09-11-2007, 08:57 AM #1
09-11-2007, 09:05 AM #2
Are you talking about creeping forward when you are at full draw? if that is what you are talking about, yes, it will affect your shot. If i creep forward when shooting, i usually shoot high. if you are talking about your string stretching, that will do it also, it may send your bow out of tune and definately affect your shooting.
09-11-2007, 09:13 AM #3
09-11-2007, 09:30 AM #4
Depends, when you are at full draw, focus on your form and anchor points, that "should" eliminate any creep, as long as your draw length fits you it shouldn't be a problem. sometimes it occours when you have shot too much and are a bit tired. practice, practice, practice, good form is the only remidy unless you are in a situation where you have to shoot from a different position, ie. treestand. bend at the waste, keep those anchor points where they need to be.
09-11-2007, 09:30 AM #5
If you are talking about creeping before the shot, yes it can change your point of impact on certain bows. Most two cam bows can be creep tuned but you need to be a really good shot or have access to a hooter shooter. Single cams cannot be creep tuned because you obviously have only one cam.
That said, I checked the creep tune on my Mathews Apex 7 with a hooter shooter. I shot it from the wall, a 1/4" past the wall and a 1/4" in front of the wall. I'm not sure a human would be able to shoot from these points though. The variance of arrow impact was half the width of an arrow hole at 20 yards. This tells me that the nock travel on the apex 7 has to be very good or nearly perfect. This really impressed me.
Now if you're using a two cam system, you can do this same test. However, you will be adding or removing twists from one cable to change the rotation of one of the cams. This will mean one cam will be faster or slower than the other. This requires testing to find out what would be the most accurate setting for creep.
I hope this makes sense. If you are talking about string creep, that is a whole different issue.
09-11-2007, 09:47 AM #6
09-11-2007, 10:11 AM #7
- Join Date
- Jul 2004
- Middletown, Pa
There are two terms used commonly when referring to strings. Creep is the permanent elongation that all strings go through. What it means is that when put on the bow and shot the string gets longer due to settling into the cam and the strands "creeping" till they are all doing equal work. Depending on how well the string is made it can elongate as much as an inch or more. Good aftermartket strings only creep about 1/4" or less, usually.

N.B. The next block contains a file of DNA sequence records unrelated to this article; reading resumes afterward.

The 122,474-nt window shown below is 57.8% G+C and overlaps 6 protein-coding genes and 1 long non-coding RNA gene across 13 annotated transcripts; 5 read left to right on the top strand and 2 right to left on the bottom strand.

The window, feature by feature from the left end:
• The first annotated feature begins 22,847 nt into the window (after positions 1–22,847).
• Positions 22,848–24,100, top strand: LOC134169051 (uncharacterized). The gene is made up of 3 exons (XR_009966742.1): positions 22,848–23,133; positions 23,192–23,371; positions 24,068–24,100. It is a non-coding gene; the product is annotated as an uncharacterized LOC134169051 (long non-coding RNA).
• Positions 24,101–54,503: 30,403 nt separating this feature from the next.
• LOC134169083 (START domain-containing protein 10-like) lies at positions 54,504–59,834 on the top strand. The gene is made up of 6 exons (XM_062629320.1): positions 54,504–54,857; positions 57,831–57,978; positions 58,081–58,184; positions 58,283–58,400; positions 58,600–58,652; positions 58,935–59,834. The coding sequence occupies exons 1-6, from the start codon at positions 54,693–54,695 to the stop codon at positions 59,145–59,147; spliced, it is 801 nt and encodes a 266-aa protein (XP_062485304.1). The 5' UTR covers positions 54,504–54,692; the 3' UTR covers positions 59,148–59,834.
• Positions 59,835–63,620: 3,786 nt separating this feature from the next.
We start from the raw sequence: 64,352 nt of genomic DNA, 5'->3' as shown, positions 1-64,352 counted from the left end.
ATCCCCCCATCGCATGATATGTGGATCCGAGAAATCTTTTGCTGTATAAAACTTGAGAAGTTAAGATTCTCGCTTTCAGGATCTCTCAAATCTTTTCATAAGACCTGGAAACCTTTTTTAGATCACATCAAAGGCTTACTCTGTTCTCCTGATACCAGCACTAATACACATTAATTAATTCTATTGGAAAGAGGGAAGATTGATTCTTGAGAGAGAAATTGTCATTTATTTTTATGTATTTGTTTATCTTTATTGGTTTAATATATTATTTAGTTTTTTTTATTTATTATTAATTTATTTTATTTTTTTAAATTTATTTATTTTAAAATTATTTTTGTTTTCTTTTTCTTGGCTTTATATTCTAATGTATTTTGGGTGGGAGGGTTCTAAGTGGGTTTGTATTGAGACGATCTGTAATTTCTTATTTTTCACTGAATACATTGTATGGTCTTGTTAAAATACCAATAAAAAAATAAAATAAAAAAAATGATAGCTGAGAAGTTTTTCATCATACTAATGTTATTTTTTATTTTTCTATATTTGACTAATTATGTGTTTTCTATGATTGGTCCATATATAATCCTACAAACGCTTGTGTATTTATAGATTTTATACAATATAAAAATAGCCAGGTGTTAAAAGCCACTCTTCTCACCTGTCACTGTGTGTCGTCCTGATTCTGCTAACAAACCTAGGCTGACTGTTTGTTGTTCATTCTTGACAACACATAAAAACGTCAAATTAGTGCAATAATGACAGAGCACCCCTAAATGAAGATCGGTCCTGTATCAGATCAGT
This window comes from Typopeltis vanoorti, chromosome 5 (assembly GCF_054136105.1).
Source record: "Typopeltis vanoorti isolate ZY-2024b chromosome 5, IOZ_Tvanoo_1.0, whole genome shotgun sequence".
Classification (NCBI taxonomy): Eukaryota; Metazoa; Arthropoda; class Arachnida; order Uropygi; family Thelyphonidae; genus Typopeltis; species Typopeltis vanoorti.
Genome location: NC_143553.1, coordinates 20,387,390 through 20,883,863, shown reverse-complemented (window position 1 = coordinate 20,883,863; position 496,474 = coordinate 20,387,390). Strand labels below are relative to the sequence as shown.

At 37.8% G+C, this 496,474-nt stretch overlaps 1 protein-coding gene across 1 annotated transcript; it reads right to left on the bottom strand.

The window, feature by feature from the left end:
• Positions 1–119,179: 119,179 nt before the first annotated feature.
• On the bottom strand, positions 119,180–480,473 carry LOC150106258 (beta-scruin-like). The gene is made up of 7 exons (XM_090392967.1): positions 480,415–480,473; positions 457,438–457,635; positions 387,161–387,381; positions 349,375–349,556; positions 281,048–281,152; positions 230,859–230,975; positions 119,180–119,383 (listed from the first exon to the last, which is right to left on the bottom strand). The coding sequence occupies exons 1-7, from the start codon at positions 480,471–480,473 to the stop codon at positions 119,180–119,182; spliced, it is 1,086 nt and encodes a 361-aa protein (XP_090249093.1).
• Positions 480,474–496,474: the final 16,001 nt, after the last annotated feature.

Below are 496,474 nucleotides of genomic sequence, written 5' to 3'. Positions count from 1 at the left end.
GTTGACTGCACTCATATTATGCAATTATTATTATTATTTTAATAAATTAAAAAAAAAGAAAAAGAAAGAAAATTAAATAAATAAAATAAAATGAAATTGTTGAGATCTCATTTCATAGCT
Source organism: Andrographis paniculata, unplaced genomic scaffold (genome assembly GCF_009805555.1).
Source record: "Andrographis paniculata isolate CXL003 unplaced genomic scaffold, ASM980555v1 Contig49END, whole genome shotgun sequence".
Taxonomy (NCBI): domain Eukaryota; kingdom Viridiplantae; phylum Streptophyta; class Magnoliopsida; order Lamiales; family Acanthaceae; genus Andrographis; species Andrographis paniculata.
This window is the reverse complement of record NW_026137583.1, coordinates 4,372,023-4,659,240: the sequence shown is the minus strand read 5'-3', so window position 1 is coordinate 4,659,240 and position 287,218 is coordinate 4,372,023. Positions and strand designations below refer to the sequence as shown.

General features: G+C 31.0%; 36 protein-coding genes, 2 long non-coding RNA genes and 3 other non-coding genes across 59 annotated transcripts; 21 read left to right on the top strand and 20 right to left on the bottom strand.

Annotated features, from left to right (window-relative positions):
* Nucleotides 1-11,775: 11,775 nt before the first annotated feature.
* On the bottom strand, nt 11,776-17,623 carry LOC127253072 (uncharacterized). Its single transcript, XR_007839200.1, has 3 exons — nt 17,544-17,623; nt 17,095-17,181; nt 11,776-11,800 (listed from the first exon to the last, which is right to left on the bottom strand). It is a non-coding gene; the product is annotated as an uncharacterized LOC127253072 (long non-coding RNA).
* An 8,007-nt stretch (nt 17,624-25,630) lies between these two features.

String stretch refers to the elasticity of the string. That meaning that it egst longer when the stress of shooting is put upon it, but it rebounds to it's original length. Like a rubber band, if you will.
Most people don't know the proper term or just misuse them, using the term "string stretch" when they really are referring to "creep".
What happens when strings creep. Most often the draw length gets longer and the draw weight goes up. Axle to axle length gets longer and the brace height gets lower. In simple terms the bow goes out of tune. It's usually a slow process so the shooter isn't aware of it till his bow just isn't shooting as it was when first tuned. This is more conducive to single cam bows because the string is roughly twice as long as the cable. The cable and string both creep, but the string more so.Martin/Rytera Silver Star Shooter
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09-11-2007, 08:56 PM #8
- Join Date
- Jan 2006
a creep is a guy whos not nice to women, yes it will effect your shot as they will not ask for your phone #.......
09-11-2007, 09:39 PM #9
Try the push and pull while at full draw. Push with your bow arm and pull with your release hand. It will also stady the bow.Quick Stand Archery Patent Pending
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message of the week . . . . Well I will never be all right, Because I am half left. lol
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